had a signal strength of -79dBm and Puffin_almond, the range extender,
had a signal strength of -51dBm. The range extender had a
significantly (28 dB) stronger signal at my test location than the distant AP. (Each 3 dB represents a doubling of signal power.)
Wireless Site Survey for Range Extender Test
We’re all conditioned to think that a stronger signal means that
you’ll get better performance. That’s often the case, but
remember that if you’re connected to a range extender, your throughput starts out reduced by half. This is because a single radio is receiving, then retransmitting the data.
First, I associated my computer to the range extender (Puffin_almond)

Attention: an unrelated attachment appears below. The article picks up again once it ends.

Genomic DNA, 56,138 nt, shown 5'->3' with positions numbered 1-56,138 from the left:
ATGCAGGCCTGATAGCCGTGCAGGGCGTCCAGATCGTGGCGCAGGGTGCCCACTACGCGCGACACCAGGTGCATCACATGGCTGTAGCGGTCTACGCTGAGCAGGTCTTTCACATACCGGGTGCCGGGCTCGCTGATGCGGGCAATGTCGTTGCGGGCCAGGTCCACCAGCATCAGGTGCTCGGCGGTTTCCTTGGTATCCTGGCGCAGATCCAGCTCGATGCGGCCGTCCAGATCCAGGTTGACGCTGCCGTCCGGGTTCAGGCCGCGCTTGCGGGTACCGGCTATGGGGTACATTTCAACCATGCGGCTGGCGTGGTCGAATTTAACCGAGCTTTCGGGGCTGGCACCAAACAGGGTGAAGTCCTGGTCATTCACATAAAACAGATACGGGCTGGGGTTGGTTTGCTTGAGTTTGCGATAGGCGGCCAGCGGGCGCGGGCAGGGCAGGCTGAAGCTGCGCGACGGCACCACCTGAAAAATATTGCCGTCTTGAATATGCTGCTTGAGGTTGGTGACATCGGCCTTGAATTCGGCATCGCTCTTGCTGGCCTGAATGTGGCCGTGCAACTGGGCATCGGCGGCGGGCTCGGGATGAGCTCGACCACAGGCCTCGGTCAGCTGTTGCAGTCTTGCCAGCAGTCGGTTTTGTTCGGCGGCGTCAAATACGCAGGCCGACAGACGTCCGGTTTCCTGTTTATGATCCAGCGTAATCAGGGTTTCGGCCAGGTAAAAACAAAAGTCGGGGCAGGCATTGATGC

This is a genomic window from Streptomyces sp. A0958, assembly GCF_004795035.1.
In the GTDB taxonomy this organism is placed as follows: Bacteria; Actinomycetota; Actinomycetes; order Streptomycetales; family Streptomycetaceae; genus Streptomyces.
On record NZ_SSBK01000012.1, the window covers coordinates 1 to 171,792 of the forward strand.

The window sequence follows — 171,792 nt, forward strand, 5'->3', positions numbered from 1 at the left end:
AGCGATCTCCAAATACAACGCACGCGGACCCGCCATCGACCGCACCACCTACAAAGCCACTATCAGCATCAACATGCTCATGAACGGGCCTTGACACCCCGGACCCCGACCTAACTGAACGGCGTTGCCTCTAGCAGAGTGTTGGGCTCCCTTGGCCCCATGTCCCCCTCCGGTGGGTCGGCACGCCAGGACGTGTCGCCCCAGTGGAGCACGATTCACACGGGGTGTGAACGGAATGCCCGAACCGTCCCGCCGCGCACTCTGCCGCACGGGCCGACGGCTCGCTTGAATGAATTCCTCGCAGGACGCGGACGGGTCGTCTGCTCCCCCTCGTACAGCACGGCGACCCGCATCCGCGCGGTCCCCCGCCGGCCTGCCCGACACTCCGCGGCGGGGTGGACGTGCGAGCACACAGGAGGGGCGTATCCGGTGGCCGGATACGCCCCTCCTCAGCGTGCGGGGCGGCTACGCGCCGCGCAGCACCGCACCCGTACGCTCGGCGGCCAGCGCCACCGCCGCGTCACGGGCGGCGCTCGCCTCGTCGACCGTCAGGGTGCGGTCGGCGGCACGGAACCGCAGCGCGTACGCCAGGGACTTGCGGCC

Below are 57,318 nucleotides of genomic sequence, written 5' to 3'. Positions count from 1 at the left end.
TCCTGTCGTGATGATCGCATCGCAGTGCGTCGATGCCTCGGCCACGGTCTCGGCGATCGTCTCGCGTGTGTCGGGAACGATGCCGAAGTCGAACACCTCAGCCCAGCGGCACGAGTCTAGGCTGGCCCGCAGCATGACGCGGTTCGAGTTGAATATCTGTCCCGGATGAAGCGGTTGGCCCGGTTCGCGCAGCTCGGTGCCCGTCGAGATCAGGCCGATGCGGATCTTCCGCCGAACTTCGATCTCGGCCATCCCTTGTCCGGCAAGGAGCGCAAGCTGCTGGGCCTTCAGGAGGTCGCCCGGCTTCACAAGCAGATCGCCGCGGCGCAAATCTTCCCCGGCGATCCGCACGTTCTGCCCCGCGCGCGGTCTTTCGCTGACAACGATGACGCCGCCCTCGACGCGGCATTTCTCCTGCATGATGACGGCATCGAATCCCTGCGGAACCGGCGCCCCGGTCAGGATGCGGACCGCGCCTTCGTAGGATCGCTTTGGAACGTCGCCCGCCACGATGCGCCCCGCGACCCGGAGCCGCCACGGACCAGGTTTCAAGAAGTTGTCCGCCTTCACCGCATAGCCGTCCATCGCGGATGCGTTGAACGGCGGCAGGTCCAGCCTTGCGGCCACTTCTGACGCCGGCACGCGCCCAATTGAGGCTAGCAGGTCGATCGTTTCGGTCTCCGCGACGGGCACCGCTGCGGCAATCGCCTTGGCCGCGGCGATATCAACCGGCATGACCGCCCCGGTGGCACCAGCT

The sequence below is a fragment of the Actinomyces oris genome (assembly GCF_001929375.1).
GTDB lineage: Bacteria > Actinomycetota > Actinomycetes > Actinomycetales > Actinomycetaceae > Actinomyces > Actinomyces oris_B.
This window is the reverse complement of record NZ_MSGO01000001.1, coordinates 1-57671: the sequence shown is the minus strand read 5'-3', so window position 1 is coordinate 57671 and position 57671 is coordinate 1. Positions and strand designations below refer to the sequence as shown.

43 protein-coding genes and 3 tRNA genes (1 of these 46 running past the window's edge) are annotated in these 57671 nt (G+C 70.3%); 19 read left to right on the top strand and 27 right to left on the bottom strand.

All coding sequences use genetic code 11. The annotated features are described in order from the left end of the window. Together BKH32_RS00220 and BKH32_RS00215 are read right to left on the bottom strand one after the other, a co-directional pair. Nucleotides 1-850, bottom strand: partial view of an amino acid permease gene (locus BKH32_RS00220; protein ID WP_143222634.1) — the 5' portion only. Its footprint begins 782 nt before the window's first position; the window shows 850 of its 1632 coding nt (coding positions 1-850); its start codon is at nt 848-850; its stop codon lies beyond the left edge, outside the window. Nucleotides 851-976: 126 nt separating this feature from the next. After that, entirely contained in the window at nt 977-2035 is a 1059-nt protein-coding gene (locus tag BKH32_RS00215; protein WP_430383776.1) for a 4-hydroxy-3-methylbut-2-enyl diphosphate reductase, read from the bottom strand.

and ran the read/write tests. Note that my computer was reporting
the maximum number of bars and excellent signal strength. The image below shows the read/write performance using the range extender.
Lan Speed performance connected to the Almond configured as a range extender
Next, while in the same location, I connected my computer directly to Puffin – the AP which the
Almond used to extend. Recall that Puffin had a 28 dBm weaker
signal than Puffin_almond. The image below shows the read/write performance results when connected directly to the weak AP.
Lan Speed performance connected to the weak AP named Puffin
I had expected fairly poor throughput when connected directly to the weak AP. But I was surprised that the throughput connected to the range extender wasn’t much better. The lesson here is that an extender might let you connect to your wireless network where you couldn’t before. But it is never going to provide higher throughput because you always start out with a 50% throughput reduction.